Priceline Sweetens Mortgage Rate Plan

In a bid to capture a larger market share of the personal financingindustry, Priceline.com (Nasdaq:PCLN) announced Wednesday that it is expanding its mortgage service to allowborrowers to secure the lowest possible interest rates.

The new options will be offered through the e-tailer’s licenseePricelineMortage and will follow the “name-your-own-price” business model.

As part of the service, borrowers will not only be able to lock in acustomized rate when an application is made, but also will automaticallyqualify to obtain a lower figure if rates drop before the loancloses. Previously, the rate at application was the lowest possiblepercentage borrowers could receive from PricelineMortgage.

Closing the Deal

Among the other offerings that will be available toborrowers are real-time loan request evaluations, Web-based lock-ins andlive online chat support from loan counselors, according to PricelineMortgage.

The company said it will not take a one-rate-fits-all approach.Instead, approval of a customer’s requested interest rates willbe determined by individual credit history and loan attributes.

PricelineMortgage is an operating subsidiary of Federal Savings Bank andhas closed loans in all 50 states, as well as the District of Columbia.

Bump in the Road?

The expansion of PricelineMortage’s service comes as the housing marketcontinues to show strength, and barriers to home ownership are getting lower, such as the difficulty in saving for a down payment.

Consumers are also demonstrating increasing interest in streamlining the home-buying process by taking advantage of opportunities to apply for financing online.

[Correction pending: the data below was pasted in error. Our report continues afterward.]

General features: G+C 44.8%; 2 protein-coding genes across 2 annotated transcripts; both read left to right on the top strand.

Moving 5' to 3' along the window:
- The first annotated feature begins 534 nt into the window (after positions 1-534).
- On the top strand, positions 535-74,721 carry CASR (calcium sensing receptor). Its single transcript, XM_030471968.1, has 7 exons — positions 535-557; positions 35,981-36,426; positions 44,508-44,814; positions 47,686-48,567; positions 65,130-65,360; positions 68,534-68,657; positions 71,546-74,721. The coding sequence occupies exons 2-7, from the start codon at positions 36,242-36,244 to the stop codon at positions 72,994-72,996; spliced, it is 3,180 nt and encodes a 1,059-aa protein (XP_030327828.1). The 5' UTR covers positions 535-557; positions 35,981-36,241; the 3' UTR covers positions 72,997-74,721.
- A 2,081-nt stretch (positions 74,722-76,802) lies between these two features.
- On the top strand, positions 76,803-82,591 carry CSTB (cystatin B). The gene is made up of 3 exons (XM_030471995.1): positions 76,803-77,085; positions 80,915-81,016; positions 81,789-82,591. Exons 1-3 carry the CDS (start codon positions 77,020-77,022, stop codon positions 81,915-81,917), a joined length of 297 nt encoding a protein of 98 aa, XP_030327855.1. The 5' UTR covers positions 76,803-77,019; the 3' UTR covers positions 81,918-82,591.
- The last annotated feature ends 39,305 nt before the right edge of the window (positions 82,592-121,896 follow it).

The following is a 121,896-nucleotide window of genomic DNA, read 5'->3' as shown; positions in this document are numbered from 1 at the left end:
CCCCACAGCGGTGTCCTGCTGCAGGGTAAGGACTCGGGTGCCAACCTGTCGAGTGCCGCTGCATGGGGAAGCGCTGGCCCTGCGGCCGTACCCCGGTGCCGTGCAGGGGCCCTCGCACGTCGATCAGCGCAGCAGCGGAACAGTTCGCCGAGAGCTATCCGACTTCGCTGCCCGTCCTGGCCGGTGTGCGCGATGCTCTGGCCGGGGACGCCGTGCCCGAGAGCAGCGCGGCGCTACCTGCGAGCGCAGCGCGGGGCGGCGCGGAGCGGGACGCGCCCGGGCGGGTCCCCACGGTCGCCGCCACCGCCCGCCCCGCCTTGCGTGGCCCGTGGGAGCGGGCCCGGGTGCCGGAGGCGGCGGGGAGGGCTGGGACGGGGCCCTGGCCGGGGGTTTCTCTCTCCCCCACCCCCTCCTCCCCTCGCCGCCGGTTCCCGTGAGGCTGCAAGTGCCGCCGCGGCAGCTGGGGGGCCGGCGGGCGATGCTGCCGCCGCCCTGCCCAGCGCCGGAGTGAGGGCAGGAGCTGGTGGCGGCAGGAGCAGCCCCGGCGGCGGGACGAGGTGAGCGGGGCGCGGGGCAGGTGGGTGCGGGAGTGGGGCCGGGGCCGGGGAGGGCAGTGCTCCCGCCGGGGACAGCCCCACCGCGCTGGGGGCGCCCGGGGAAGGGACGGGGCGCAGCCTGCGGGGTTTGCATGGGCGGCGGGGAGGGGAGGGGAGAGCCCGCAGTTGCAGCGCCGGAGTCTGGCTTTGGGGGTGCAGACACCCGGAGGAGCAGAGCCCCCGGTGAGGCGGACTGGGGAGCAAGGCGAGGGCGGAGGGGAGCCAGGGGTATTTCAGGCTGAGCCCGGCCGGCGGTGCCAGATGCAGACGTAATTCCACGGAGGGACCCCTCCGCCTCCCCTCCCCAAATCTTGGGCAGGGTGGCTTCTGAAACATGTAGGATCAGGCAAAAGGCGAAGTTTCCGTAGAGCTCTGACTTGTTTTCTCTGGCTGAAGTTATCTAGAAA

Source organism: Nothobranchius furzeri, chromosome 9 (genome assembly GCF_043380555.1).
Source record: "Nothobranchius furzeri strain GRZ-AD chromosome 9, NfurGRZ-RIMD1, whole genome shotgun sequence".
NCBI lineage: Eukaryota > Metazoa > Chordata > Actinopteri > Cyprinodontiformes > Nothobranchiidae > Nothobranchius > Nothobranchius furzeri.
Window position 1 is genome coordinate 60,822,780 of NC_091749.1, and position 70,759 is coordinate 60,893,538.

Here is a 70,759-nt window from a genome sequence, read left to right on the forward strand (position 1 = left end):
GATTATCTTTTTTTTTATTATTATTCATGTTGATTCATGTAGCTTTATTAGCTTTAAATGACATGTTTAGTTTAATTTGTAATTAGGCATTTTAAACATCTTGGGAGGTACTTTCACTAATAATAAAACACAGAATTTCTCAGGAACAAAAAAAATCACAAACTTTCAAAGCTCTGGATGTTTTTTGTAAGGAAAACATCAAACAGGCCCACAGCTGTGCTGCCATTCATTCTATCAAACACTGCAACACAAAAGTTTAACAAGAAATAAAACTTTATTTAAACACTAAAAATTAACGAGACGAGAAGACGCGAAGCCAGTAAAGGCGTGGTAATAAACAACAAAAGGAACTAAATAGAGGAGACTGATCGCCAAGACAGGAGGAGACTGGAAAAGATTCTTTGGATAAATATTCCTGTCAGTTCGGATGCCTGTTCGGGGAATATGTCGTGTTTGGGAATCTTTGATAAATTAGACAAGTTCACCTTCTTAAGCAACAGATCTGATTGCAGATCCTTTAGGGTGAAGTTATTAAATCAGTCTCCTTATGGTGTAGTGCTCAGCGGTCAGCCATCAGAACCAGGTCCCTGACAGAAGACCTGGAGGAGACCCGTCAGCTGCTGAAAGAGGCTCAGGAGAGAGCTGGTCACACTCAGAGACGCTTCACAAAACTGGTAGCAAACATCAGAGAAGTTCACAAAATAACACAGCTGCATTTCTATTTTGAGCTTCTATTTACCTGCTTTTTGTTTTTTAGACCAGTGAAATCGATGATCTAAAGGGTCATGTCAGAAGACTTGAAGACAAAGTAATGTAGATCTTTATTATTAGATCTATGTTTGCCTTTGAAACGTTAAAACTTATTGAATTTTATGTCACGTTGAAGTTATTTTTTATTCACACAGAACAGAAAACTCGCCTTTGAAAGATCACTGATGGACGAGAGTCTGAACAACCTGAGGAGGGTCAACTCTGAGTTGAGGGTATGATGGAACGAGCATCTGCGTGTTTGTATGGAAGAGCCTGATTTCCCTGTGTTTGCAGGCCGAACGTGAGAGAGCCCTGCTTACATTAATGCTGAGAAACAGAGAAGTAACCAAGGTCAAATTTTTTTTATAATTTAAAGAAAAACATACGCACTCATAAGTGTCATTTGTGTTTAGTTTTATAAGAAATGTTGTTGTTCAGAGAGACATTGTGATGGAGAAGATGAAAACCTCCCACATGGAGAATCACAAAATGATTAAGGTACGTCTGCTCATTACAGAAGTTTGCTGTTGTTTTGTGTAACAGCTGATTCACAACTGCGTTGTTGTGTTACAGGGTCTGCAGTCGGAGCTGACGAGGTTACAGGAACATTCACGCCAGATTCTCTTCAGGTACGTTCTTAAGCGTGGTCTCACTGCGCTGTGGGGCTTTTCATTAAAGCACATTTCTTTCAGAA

In fact, a study released last year by financial services giant Fannie Mae found that 51 percent of Americans believe most home mortgages will be handled onlineby 2005. Moreover, 28 percent of those surveyed for the report said theywould definitely or probably use the Internet to apply for a mortgage, upfrom 20 percent four years ago.

However, Fannie Mae also uncovered evidence that does not bode well foronline mortgage lenders. According to the study, the Internet is stillpredominantly viewed as a source of research and information for getting amortgage. Only one-third of those surveyed said they currentlyconsider the Web a viable method for securing financing.

Possibly more problematic for online lenders such asPricelineMortgage is the fact that over 81 percent of the respondents said they would preferto apply for financing with a traditional bank that has a solid reputation — even if the bank is not an expert in online transactions — rather than apure-play Internet company.

Increasing Losses

Despite the expansion of its mortgage service, Priceline has struggled inrecent months amid increased competition and a plummeting stock price.

In its fourth quarter earnings report released last month, the Norwalk,Connecticut-based e-tailer said it lost US$25 million, or 15 cents per share,before restructuring and other charges in the quarter ended December 31st.Analysts had been predicting a loss of 7 cents per share. In theyear-earlier quarter, the company reported a loss of $10 million, or 6 centsper share.

Despite the disappointing report, Priceline said it is on track to have apro forma operating profit during the second quarter of this year.

The company’s revenue for the quarter totaled $228.2 million, an increase of34.8 percent from the $169.2 million it reported for the fourth quarter of ayear earlier. Revenue for all of 2000 increased 156.1 percent, from $482.4million in 1999 to $1.24 billion in 2000.

On Wednesday morning trading, the company’s stock was down 19 cents or 7.89 percent,to $2.19.

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